Does he mean that we are to go to work, and before entering into the building we should hand out a tract or a New Testament? Not at all because the rut of the Gentile thinking is still evidenced in the thought ?I go to work to pay the bills?.

That is a reason we go to work but it shouldn?t be the reason. The reason we go to work, as a believer, should be to seek first the rule of God in our lives and the righteousness found therein. If work was simply about getting money to pay the bills and any unethical decisions can be justified for the purpose of reaching that goal. Since the believer?s goal is to seek the Rule of God and the righteousness found therein, the believer must constantly be seeking a way to satisfy God and represent the goodness as of being part of His kingdom.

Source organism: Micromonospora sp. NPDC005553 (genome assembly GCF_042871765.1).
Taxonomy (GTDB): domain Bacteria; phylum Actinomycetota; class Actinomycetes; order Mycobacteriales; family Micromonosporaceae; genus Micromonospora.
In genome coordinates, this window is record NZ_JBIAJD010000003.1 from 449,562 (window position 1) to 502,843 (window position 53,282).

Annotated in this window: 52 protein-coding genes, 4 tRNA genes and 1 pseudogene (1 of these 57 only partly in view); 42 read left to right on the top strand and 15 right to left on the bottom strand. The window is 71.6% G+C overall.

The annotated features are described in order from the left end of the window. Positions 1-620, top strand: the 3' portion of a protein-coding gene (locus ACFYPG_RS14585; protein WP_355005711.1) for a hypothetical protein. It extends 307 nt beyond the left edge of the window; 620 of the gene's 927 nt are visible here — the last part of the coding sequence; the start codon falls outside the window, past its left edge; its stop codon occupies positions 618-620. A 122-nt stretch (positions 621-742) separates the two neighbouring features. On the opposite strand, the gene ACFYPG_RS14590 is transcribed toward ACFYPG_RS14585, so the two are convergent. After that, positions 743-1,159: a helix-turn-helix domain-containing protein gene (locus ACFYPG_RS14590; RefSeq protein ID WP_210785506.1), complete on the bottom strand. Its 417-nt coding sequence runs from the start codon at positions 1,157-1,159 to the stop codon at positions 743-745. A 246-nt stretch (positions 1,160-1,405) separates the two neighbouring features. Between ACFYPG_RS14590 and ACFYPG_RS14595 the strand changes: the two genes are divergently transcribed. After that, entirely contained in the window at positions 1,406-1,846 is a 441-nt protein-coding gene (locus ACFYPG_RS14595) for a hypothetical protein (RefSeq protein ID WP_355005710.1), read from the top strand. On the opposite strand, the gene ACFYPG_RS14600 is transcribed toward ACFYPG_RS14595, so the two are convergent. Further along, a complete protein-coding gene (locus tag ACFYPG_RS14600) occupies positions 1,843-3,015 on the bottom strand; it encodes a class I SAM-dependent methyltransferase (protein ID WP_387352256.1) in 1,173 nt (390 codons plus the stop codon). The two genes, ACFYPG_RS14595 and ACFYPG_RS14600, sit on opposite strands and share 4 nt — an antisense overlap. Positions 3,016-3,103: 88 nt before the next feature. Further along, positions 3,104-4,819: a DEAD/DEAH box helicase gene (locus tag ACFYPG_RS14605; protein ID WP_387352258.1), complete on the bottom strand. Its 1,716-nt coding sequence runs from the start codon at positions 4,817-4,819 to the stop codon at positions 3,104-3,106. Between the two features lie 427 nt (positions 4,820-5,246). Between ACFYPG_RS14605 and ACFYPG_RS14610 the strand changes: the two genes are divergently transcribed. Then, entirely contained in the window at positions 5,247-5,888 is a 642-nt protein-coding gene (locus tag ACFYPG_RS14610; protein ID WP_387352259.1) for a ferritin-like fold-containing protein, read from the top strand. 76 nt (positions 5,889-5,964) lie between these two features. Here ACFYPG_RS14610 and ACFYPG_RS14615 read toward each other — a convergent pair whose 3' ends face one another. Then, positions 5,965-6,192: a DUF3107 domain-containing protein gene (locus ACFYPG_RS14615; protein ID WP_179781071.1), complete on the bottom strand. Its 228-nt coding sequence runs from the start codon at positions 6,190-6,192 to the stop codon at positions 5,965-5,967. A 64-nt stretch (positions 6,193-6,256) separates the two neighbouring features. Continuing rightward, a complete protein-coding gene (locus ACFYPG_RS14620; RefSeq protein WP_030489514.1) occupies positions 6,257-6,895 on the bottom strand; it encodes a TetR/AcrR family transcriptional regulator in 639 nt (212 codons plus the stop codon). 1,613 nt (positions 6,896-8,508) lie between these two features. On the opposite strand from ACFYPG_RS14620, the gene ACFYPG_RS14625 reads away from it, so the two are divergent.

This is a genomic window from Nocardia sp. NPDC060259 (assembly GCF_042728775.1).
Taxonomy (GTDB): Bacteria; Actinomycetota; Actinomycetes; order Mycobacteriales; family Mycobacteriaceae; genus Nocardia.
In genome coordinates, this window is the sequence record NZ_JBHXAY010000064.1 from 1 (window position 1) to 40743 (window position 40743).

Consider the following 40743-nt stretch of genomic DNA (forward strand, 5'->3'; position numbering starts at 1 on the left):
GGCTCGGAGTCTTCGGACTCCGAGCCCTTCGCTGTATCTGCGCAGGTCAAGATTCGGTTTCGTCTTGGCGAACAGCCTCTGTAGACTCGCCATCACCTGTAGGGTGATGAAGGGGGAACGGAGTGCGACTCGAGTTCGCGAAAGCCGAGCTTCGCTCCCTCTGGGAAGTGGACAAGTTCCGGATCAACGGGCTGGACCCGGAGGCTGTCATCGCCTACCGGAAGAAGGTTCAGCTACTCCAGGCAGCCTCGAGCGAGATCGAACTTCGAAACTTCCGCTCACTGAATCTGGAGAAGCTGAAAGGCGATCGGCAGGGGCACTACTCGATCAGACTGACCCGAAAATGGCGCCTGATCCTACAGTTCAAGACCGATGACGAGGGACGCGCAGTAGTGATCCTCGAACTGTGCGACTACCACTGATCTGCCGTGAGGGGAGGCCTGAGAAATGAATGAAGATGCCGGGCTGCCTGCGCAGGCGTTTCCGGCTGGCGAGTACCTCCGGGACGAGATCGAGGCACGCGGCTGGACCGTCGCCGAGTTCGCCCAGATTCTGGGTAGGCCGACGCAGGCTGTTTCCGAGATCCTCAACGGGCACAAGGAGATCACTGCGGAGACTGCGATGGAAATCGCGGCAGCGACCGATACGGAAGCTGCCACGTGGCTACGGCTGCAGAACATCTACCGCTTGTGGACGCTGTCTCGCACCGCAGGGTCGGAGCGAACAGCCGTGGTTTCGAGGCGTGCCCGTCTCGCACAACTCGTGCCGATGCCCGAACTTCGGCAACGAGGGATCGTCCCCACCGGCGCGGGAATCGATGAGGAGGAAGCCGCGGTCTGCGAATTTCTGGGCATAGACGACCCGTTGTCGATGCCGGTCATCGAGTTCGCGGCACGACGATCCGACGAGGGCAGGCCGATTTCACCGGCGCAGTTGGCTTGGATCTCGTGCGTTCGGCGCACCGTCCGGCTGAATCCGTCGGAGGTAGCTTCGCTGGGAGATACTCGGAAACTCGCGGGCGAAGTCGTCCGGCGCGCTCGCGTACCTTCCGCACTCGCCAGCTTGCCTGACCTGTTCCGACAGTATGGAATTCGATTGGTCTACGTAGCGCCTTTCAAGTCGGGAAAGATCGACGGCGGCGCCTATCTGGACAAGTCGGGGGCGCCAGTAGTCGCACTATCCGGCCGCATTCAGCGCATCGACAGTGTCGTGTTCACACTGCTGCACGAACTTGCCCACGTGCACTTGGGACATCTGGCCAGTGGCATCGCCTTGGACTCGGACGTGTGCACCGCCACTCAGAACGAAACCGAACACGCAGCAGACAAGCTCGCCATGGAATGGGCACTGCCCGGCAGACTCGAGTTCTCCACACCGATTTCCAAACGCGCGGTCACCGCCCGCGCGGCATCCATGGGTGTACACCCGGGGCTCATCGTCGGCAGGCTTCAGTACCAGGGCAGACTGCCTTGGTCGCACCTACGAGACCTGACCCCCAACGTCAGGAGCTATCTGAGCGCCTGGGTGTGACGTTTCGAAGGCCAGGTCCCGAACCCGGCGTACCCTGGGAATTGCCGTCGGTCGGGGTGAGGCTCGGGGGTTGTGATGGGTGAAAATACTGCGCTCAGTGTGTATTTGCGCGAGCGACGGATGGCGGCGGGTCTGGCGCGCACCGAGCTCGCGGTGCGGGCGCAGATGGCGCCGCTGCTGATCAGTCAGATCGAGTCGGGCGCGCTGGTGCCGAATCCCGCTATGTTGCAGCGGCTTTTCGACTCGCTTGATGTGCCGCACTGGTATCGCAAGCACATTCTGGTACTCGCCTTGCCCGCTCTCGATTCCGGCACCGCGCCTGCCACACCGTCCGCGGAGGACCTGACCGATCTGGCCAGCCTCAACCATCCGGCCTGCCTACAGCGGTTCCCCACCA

God has provided a tremendous resource. He has gone down before us and led our captivity captive. He has handed out gifts to men and we have been set free from the oppression of our previous state. We are to enter into the world, ready to make an impact in all ways that reinforce the rule of God in our lives and the righteousness found therein. Look to the example that Paul has set, in that second letter to Timothy. ?At my first defense no one stood with me, but all forsook me. May it not be charged against them. But the Lord stood with me and strengthened me, so that the message might be preached fully through me, and that all the Gentiles might hear.? (2 Tim 4:16-17)

-r